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HEALTHY fills the soul, not just the plate.


Health is more than what you eat and how you move your body.


It’s who and what surrounds you. What you make a priority. How you spend time.


It’s finding joy in the simple things, the controllable as I say, in this chaotic world.


It’s taking care of you first, so you can give more of yourself to those that need you.


They say you can’t fill from an empty cup.

Self-care is not all spa trips and candlelit bubble baths (though don't knock em until you try them). Self-care is taking the time to do the things that refuel you.


Maybe to you, that’s a game of chess, a homemade meal, or a pick-up basketball game.


This isn’t something new. This is something that is developing through time and research.

Appearing more and more, in magazines and podcasts, blog posts and YouTube vlogs.

A topic stemming from fitness community to first responders, and everything between.


A podcaster and fitness coach that inspires me, Ben Bergeron, who is constantly seeking betterment, speaks on life as a never-ending pursuit of excellence. The core of his belief is in five factors of health. The idea health extends past the walls of the gym and beyond what fills your plate.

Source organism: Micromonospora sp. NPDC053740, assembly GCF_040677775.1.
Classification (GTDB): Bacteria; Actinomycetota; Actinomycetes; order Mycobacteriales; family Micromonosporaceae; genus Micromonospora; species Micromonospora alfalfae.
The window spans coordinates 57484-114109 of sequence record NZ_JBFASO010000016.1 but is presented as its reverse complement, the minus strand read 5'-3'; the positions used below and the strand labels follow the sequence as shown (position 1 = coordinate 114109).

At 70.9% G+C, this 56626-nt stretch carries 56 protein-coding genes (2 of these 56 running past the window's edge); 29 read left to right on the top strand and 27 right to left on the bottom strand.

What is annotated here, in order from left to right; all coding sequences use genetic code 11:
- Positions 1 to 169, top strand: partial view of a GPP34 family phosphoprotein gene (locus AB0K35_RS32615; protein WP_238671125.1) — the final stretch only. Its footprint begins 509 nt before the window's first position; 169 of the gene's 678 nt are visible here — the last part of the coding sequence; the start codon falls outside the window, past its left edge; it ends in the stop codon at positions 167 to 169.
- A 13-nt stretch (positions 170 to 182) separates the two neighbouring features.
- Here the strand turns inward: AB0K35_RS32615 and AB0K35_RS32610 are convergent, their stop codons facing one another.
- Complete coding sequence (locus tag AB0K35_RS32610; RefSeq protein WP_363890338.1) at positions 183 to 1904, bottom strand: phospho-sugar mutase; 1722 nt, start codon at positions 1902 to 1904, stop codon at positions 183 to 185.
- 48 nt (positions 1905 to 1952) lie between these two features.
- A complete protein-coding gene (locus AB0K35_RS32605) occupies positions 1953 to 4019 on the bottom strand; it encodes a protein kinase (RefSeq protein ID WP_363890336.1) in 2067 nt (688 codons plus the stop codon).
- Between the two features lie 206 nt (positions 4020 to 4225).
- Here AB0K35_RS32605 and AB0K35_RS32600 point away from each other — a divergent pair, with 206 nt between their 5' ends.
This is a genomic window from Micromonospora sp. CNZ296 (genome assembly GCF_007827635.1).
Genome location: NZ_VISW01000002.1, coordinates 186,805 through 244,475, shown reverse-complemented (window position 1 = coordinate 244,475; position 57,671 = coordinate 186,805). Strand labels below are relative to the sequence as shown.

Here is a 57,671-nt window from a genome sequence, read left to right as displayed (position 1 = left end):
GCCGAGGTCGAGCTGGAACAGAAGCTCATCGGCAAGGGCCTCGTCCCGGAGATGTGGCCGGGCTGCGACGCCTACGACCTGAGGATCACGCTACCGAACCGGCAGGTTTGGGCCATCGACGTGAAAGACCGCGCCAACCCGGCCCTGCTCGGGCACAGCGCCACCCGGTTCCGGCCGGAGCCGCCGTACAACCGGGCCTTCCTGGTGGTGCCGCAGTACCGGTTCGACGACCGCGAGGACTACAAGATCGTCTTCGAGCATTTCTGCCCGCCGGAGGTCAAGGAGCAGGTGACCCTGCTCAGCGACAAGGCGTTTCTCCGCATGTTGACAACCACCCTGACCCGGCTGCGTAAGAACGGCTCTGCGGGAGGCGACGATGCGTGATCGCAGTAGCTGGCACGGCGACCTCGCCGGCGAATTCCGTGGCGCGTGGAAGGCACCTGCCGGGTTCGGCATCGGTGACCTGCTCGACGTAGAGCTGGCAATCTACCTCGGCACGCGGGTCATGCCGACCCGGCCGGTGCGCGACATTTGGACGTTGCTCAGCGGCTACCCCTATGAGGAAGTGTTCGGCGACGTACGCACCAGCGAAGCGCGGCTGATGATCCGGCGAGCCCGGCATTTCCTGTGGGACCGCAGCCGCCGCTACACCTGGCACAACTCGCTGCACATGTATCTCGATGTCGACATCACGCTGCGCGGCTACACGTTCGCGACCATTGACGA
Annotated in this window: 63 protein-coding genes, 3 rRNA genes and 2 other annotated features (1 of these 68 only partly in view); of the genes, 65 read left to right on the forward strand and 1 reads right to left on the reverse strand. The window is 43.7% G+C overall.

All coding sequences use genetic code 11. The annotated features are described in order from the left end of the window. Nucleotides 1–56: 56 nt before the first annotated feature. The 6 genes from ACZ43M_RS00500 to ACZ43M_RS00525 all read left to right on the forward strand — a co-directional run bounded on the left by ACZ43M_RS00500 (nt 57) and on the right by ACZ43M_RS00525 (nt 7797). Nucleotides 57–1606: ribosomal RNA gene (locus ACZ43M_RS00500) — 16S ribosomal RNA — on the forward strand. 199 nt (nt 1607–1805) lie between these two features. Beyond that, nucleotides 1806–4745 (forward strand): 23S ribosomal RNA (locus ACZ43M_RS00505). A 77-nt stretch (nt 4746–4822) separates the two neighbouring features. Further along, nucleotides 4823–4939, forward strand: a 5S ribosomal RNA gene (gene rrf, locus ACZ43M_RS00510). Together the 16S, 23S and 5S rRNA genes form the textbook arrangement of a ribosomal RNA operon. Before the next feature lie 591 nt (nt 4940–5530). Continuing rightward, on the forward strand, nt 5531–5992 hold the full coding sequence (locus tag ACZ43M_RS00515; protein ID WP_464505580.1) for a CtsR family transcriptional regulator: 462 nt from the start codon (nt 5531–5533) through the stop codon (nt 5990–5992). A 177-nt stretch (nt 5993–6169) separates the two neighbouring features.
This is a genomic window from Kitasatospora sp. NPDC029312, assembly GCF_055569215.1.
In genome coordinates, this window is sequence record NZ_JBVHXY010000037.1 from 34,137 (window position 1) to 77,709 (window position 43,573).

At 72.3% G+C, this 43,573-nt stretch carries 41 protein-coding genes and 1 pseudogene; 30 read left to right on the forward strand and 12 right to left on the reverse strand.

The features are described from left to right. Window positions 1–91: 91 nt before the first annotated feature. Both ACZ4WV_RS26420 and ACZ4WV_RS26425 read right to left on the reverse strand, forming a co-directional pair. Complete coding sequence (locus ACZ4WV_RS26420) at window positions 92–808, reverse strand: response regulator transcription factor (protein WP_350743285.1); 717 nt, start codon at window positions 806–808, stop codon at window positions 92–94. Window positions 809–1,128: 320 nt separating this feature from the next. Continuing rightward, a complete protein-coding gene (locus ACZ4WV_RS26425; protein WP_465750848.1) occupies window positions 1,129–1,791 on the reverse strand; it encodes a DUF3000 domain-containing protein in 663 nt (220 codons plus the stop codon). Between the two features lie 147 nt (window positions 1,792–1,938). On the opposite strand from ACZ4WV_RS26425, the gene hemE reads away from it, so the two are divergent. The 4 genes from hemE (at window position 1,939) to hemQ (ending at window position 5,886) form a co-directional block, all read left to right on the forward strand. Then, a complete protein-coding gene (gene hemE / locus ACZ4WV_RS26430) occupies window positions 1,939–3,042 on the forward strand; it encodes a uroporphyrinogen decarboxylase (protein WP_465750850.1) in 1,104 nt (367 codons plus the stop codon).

In the words of Ben's co-host in the intro of their podcast "chasing excellence", the five factors of health “the way we eat, sleep, train, think, connect.”

This was a monumental shift in the world of health and something I've began to obsess over.


Who doesn't want to live a longer healthier life? First, Let's dive into HEALTH.


Health is defined by GOOGLE as, “a state of being free from illness or injury”.

Our friend Merrian-Webster, says “a condition of being sound in body, mind, and spirit”.


In the medical community, health is seen as your ability to take care of yourself.


To live outside of a hospital or controlled setting (assisted care facility).

A state of being free from illness and without being tethered to machines or medication.

This new approach highlights the factors of health as a whole-being assessment.


Take the great pyramids of Egypt, built almost 4,500 years ago to honor their Gods.

These creations were built to withstand eternity and everything nature could throw at them.


Why are they so resilient?


Well, I am no architect but growing up with an engineer in the family I learned so much.


The base level of any structure depends upon the foundation.

The foundation of my pyramid of health is not what most people would think.


I believe health is built on an even more sturdy foundation. That’s your MINDSET.


MINDSET, or the way we think is a set of beliefs one has about the world, and themselves.

It’s our internal radio station playing as we take in and process information.


It’s the glass we look through at the world, whether rose-colored or dark and stormy.

Our mindset can make us the hero or see the world as against us.


How does this attribute to health?